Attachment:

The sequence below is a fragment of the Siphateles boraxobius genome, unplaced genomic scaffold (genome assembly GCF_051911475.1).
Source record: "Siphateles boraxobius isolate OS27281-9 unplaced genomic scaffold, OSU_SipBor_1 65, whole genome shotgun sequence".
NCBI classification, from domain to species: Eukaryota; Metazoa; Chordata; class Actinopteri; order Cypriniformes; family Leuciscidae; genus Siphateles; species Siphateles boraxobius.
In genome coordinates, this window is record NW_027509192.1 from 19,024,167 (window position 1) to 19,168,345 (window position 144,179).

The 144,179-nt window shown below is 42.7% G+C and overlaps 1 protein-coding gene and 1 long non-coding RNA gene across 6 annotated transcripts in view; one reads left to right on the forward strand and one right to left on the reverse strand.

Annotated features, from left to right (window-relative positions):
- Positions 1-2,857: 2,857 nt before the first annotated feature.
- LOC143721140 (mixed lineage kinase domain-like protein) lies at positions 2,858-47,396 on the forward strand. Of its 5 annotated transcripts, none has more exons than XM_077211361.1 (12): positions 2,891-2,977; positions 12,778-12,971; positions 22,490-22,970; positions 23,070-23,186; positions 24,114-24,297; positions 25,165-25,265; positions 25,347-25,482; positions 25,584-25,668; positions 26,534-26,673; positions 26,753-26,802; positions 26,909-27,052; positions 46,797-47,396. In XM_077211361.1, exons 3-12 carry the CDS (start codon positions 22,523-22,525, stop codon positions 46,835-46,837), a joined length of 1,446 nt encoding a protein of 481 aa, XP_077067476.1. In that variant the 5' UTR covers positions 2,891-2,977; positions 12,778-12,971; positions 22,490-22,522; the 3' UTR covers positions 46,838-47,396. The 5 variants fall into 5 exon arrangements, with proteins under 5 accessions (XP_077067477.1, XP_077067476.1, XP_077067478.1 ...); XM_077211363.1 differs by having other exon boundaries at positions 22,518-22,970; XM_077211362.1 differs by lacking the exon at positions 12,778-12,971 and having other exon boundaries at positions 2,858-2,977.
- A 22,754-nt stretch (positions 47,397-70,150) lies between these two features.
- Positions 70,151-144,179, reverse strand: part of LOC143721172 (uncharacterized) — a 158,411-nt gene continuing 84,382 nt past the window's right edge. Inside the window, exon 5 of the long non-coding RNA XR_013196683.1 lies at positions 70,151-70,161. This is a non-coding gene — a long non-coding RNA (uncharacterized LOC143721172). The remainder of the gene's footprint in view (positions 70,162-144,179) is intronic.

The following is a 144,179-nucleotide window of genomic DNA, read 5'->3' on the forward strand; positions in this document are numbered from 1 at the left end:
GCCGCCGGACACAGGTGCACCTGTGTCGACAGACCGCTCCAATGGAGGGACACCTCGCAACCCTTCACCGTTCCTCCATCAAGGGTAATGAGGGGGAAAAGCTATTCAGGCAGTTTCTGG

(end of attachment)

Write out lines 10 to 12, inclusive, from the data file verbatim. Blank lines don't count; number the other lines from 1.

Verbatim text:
- Positions 70,151-144,179, reverse strand: part of LOC143721172 (uncharacterized) — a 158,411-nt gene continuing 84,382 nt past the window's right edge. Inside the window, exon 5 of the long non-coding RNA XR_013196683.1 lies at positions 70,151-70,161. This is a non-coding gene — a long non-coding RNA (uncharacterized LOC143721172). The remainder of the gene's footprint in view (positions 70,162-144,179) is intronic.

The following is a 144,179-nucleotide window of genomic DNA, read 5'->3' on the forward strand; positions in this document are numbered from 1 at the left end:
GCCGCCGGACACAGGTGCACCTGTGTCGACAGACCGCTCCAATGGAGGGACACCTCGCAACCCTTCACCGTTCCTCCATCAAGGGTAATGAGGGGGAAAAGCTATTCAGGCAGTTTCTGG